- 98 years young – US Army WWII veteran, full of life and laughs: Life Lessons for us all.
- Fish tales of the broken braid would keep everyone wide-eyed!
- Everyone needs to hear the stories about these amazing men and women veterans of the greatest generation. There are not many left.
By Larry Whiteley
I used to see Pete at church almost every Sunday. He would be on a bench in the main hallway, telling stories to anyone who would listen. He knew that I wrote articles for magazines and newspapers about the outdoors. When he saw me, he always wanted me to come over so he could tell me his fish stories.
Pete would start with, “It was midnight on a hot summer day. The moon was full, bats are diving in the night sky, and fog shrouds the lake. I was out fishing by myself in an old wooden boat. The night was filled with sounds. Crickets chirping, owls hooting and frogs croaking. So I take my old fishing rod and throw a top-water bait toward some bushes next to a log. I let it settle, then start reeling. It gurgles and wiggles back toward me. Suddenly, a bass, a monster bass, attacks my bait! It rises from the water with the plug hanging in its jaw.”
Pete always acted out his fight with the bass. I loved the expressions on his face while he told his story. Pete would lean back on the bench reeling it in on his imaginary fishing rod. He would always have a grimace across his face as he turned the reel handle. His eyes would get big as he described the fish pulling fishing line from his reel.
Sometimes Pete would add to the story with moans about backlashes in his braided line. He would frown and tell me it required valuable time to untangle. Then he would smile and proudly tell me that he still got that fish into the boat. Then he would say, “I unhooked that bass and put it back in the water to watch it swim away.”
Sometimes, he would tell me another story. It was about another big bass he caught and released, but not on purpose. “It almost took the rod right out of my hand,” he would say. “When it was close to the boat, it shook loose from the hooks. I watched it disappear into the darkness of the water.” Of course, like most fishermen, the bass also got bigger each time I heard his story. Sometimes the bass was so big it was pulling his small wooden boat around. I listened each time as I had never heard Pete’s fish stories.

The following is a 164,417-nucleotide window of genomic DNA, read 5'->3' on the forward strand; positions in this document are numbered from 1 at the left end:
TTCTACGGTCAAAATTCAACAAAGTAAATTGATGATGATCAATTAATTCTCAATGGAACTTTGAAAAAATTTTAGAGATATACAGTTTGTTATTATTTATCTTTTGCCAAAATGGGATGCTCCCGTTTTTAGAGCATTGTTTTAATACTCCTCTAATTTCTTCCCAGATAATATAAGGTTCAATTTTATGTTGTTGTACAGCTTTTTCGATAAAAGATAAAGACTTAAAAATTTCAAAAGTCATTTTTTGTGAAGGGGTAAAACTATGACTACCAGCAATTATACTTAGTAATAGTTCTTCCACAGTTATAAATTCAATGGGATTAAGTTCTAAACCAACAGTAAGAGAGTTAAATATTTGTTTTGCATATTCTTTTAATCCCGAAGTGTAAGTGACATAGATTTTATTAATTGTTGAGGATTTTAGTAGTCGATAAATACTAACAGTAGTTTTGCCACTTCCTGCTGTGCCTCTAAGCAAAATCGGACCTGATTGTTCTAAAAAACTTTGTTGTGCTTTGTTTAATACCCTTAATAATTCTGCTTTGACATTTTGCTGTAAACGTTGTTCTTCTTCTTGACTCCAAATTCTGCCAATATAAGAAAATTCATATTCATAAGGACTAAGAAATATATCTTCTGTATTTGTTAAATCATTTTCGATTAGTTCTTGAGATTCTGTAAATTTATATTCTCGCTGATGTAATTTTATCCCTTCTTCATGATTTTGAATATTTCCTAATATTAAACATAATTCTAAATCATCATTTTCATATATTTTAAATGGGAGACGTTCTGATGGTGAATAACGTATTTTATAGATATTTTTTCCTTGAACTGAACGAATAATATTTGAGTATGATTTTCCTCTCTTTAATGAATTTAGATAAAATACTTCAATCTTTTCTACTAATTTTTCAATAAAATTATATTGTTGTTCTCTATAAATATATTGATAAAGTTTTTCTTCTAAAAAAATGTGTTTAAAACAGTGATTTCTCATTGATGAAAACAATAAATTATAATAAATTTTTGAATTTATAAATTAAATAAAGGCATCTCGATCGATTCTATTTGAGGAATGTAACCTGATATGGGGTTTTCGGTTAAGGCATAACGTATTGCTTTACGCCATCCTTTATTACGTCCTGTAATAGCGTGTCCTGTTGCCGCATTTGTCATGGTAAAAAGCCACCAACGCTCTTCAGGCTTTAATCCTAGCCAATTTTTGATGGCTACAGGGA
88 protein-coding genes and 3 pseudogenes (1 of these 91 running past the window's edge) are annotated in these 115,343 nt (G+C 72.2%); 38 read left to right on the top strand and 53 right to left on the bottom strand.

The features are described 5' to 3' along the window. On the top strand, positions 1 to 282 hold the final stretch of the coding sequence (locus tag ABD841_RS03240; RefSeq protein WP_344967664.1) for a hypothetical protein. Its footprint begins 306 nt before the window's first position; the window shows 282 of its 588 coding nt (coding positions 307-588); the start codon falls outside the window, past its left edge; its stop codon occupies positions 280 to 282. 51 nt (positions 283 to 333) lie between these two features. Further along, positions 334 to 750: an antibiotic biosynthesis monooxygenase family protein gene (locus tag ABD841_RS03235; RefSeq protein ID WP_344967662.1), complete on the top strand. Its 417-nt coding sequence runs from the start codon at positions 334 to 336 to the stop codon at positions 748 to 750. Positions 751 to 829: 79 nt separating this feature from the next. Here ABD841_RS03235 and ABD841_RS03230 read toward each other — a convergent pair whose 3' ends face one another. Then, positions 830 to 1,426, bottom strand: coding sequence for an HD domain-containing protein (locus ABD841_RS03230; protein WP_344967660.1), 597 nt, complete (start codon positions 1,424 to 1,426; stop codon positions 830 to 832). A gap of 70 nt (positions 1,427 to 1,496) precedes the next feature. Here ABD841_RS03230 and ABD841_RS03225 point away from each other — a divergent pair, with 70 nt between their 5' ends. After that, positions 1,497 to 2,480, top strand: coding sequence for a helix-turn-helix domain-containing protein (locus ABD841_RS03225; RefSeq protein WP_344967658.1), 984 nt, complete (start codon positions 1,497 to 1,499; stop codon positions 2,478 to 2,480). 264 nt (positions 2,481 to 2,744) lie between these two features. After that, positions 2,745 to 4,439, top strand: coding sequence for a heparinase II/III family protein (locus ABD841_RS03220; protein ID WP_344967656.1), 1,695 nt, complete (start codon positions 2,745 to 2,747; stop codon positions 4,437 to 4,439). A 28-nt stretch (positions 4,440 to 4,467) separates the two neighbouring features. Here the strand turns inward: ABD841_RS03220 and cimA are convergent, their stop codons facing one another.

Pete is a 98-year-old World War II veteran. One of “The Greatest Generation.” He was a U.S. Army paratrooper. In the European Theater Campaign, he served under General George Patton. He fought in the Battle of the Bulge and the Battle of Bastogne. He was also part of the Rhine River Jump. It is hard to imagine what Pete and all those other men went through fighting for our country.
His daughter Cora told me she flew with her Dad on one of the first Honor Flights for veterans. Honor Flights are all-expenses-paid trips to the war memorials in Washington, D.C. These flights allow veterans to share this momentous trip with other veterans, remember friends and comrades lost, and share their stories and experiences.
As the plane prepared to land, Cora asked her Dad what it was like back during the war when he was getting ready to land and go into battle. Pete looked at her and said, “I don’t know. I always got on a plane, but I never landed on one. I was always jumping out of them.”